Carl Sandburg


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Sandburg, Carl

 

Born Jan. 6, 1878, in Galesburg, Ill.; died July 22, 1967, in Flat Rock, N.C. American poet.

Sandburg’s first volume of verse was Chicago Poems (1916). His collections Cornhuskers (1918) and Smoke and Steel (1920) revealed a deep concern with social problems. Sandburg’s poetry is marked by urban imagery and journalistic language. His mastery of free verse, which is similar to the language of folk songs, is apparent in The American Songbag (1927). Sandburg’s narrative poem The People, Yes (1936) is written in the tradition of W. Whitman; it reflects Sandburg’s radical attitudes during the “red” 1930’s. A philosophical lyricism pervades Sandburg’s later work, as seen in Honey and Salt (1963). Two widely known works by Sandburg are the historical novel Remembrance Rock (1948) and the six-volume biography Abraham Lincoln (1926–39; Russian translation, 1961). In 1959, Sandburg visited the USSR.

WORKS

Complete Poems. New York, 1970.
The Letters of Carl Sandburg. New York, 1968.
In Russian translation:.
Stikhi raznykh let. Moscow, 1959.
Izbr. lirika. Moscow, 1975.

REFERENCES

Kashkin, I. A. Dlia chitatelia-sovremennika. Moscow, 1968.
Callahan, N. Carl Sandburg, Lincoln of Our Literature: A Biography. New York, 1970.

A. M. ZVEREV

References in periodicals archive ?
The setting of Carl Sandburg's "Gone" (Chick Lorimer) is marked "Steady, bluesy and exaggerated," reflecting the tone of the text exactly.
"He was an American icon, a significant figure in our national life," says Penelope Niven, author of Carl Sandburg: A Biography.
"If the gentle reader is in need of a chill tonic, then let him open up the bottle of Carl Sandburg's report of 50 years ago and take a dose."
For their research, the experts studied correspondence that dated as far back as 1574 for philosopher Sir Francis Bacon and as recently, in the case of writer Carl Sandburg, as 1966.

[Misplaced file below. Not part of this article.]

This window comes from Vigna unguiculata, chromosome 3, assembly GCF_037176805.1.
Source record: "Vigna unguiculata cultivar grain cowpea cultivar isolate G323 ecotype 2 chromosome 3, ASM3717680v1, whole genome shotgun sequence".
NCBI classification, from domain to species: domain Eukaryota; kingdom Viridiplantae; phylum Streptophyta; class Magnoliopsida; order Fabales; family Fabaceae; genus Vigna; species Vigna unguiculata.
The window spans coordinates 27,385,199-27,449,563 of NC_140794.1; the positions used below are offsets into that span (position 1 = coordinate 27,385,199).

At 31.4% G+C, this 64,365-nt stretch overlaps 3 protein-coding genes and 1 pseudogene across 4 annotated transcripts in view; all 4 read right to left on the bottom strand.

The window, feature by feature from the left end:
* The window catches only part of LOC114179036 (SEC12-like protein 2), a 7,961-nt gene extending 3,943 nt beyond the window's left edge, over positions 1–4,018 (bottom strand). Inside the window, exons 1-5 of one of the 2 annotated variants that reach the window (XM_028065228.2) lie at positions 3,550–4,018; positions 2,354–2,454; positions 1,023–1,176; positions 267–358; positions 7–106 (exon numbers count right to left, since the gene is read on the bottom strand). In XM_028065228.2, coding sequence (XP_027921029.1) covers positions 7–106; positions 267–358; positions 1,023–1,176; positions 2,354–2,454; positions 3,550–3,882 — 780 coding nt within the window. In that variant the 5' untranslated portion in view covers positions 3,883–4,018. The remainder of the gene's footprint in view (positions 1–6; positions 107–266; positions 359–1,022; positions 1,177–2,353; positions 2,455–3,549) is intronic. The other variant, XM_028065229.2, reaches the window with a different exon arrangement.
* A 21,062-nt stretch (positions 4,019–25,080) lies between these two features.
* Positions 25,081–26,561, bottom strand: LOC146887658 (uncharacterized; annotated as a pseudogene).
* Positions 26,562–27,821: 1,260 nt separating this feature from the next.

Biographies of Abraham Lincoln, such as David Donald's excellent account or Carl Sandburg's classic, end with Lincoln's last labored breath or his body's final trip to Springfield, Illinois.
Where I Must Go the first novel by the winner of the 1993 Chicago Sun-Times Book of the Year Award in Poetry and the 1994 Carl Sandburg Award for Poetry delivers a historic and engaging narrative of a young black woman during the American Civil Rights movement of the late 1960s.
An innovative choice of opening act was Steve Steinhaus, who had an appreciative response to his performances of jazz poems by Carl Sandburg and Langston Hughes, despite the spacey atrium acoustic not helping the human voice.
Further, information about El Paso County, Colorado, was mistakenly transposed to El Paso County, Texas; prohibitionist Carrie Nation's first name was misspelled; and a Carl Sandburg quotation was misattributed to Robert Frost.
PPEOPLE LOOKING FOR POSITIVE NEWS about Black progress in Chicago should not read this book Replete with data the book provides a sobering look at Carl Sandburg's "City of the big shoulders," arguing convincingly that for most of Chicago's Black community, life has improved little in 50 years.
Featuring all the black-and-white illustrations of the original edition, including hand prints from such well-known figures as Salvador Dali, Carl Sandburg, Eleanor Roosevelt, and Helen Keller, Fortune in Your Hand covers how to make a map of one's own hand; different hand types; the mounts and lines of hands; the traits of a hand that suggest success, luck, or the lack thereof; fingerprints; reading the past and future; and many more fine nuances of the art.
Volume I opens with Edgar Lee Masters, James Weldon Johnson, Gertrude Stein, Robert Frost and a surprisingly jocular Carl Sandburg and concludes with Leonie Adams, Yvor Winters and Oscar Williams.